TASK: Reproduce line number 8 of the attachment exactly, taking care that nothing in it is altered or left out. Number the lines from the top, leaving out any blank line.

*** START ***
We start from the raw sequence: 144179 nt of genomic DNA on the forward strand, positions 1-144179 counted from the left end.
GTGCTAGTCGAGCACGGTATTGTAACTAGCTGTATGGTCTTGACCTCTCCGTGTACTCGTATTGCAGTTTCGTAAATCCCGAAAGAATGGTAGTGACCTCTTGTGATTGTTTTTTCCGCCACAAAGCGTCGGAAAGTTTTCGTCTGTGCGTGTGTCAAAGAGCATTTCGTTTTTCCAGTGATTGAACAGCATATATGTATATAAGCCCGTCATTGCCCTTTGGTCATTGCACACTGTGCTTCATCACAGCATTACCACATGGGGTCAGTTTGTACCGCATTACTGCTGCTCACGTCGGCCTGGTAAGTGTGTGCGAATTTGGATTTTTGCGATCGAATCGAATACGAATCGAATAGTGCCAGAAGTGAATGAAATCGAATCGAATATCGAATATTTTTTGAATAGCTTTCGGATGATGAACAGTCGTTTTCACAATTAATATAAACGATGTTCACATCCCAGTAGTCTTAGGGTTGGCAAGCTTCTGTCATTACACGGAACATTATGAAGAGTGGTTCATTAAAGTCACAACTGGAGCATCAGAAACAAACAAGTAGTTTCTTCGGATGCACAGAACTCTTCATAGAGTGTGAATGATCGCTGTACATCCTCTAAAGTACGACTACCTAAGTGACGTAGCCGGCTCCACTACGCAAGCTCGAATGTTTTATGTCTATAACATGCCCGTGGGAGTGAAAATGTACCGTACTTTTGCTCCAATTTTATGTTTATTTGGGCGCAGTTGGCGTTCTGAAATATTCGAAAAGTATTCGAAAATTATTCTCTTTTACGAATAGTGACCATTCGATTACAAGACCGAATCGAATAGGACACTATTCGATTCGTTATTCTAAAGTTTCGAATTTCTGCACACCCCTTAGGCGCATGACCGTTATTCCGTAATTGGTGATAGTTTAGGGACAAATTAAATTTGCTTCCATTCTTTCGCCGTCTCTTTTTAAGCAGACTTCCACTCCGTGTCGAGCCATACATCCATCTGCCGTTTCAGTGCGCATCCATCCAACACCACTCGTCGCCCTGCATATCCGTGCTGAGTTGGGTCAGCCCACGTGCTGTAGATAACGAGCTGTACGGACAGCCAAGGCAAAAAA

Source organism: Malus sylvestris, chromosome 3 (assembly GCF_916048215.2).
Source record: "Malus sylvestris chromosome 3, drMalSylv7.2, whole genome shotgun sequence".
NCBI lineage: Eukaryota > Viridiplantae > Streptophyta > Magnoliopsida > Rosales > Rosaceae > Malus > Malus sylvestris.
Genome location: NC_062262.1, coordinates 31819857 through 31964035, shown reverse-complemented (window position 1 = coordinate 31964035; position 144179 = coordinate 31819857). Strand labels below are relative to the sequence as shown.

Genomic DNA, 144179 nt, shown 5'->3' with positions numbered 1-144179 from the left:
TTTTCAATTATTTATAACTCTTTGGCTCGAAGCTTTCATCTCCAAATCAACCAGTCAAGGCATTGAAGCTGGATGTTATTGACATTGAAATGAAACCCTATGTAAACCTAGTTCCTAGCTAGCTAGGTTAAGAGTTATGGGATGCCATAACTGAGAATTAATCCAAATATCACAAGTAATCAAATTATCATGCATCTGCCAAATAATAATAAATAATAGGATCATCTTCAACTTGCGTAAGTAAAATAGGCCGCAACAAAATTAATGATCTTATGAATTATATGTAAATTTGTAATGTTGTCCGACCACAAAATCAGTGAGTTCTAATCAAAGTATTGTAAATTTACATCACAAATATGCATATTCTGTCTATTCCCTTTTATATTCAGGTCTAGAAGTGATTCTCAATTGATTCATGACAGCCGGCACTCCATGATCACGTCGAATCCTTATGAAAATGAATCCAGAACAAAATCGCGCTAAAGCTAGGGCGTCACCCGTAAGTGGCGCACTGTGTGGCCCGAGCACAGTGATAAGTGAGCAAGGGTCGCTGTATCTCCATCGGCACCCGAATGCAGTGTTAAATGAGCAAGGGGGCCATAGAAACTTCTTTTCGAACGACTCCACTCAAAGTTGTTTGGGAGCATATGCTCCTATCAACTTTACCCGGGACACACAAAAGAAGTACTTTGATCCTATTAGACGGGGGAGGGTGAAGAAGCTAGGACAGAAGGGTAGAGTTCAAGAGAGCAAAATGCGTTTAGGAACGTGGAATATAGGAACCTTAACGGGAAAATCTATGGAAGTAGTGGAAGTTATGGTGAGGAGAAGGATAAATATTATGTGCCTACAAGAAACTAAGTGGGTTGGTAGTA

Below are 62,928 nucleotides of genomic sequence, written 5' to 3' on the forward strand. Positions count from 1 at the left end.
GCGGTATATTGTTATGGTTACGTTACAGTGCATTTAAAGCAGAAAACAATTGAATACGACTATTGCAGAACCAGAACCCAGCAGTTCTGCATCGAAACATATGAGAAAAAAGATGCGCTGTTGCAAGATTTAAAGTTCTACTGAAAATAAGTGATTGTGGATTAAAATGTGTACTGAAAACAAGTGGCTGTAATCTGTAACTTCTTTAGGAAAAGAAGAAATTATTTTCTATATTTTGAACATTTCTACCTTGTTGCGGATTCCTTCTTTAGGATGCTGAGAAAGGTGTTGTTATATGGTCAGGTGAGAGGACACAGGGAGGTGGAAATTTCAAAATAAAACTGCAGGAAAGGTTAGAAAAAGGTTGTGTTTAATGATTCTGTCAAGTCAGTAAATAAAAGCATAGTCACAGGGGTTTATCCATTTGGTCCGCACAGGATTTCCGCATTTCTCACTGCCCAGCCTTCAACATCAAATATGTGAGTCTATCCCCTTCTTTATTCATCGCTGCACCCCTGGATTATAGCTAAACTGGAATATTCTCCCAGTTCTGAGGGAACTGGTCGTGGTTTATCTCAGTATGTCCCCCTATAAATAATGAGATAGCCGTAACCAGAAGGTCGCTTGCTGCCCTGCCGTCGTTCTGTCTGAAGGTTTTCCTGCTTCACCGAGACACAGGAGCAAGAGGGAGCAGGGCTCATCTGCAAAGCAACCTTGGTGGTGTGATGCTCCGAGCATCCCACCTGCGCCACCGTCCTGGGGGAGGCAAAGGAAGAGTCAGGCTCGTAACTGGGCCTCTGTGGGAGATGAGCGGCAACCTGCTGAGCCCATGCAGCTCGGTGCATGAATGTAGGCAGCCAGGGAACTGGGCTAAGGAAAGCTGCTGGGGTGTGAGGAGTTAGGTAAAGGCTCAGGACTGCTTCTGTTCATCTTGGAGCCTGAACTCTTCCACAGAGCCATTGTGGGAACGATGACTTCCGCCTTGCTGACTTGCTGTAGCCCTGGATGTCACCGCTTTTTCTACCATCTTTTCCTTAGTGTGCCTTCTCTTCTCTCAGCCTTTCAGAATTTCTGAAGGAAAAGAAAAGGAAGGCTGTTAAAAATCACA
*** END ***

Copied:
TTTTCAATTATTTATAACTCTTTGGCTCGAAGCTTTCATCTCCAAATCAACCAGTCAAGGCATTGAAGCTGGATGTTATTGACATTGAAATGAAACCCTATGTAAACCTAGTTCCTAGCTAGCTAGGTTAAGAGTTATGGGATGCCATAACTGAGAATTAATCCAAATATCACAAGTAATCAAATTATCATGCATCTGCCAAATAATAATAAATAATAGGATCATCTTCAACTTGCGTAAGTAAAATAGGCCGCAACAAAATTAATGATCTTATGAATTATATGTAAATTTGTAATGTTGTCCGACCACAAAATCAGTGAGTTCTAATCAAAGTATTGTAAATTTACATCACAAATATGCATATTCTGTCTATTCCCTTTTATATTCAGGTCTAGAAGTGATTCTCAATTGATTCATGACAGCCGGCACTCCATGATCACGTCGAATCCTTATGAAAATGAATCCAGAACAAAATCGCGCTAAAGCTAGGGCGTCACCCGTAAGTGGCGCACTGTGTGGCCCGAGCACAGTGATAAGTGAGCAAGGGTCGCTGTATCTCCATCGGCACCCGAATGCAGTGTTAAATGAGCAAGGGGGCCATAGAAACTTCTTTTCGAACGACTCCACTCAAAGTTGTTTGGGAGCATATGCTCCTATCAACTTTACCCGGGACACACAAAAGAAGTACTTTGATCCTATTAGACGGGGGAGGGTGAAGAAGCTAGGACAGAAGGGTAGAGTTCAAGAGAGCAAAATGCGTTTAGGAACGTGGAATATAGGAACCTTAACGGGAAAATCTATGGAAGTAGTGGAAGTTATGGTGAGGAGAAGGATAAATATTATGTGCCTACAAGAAACTAAGTGGGTTGGTAGTA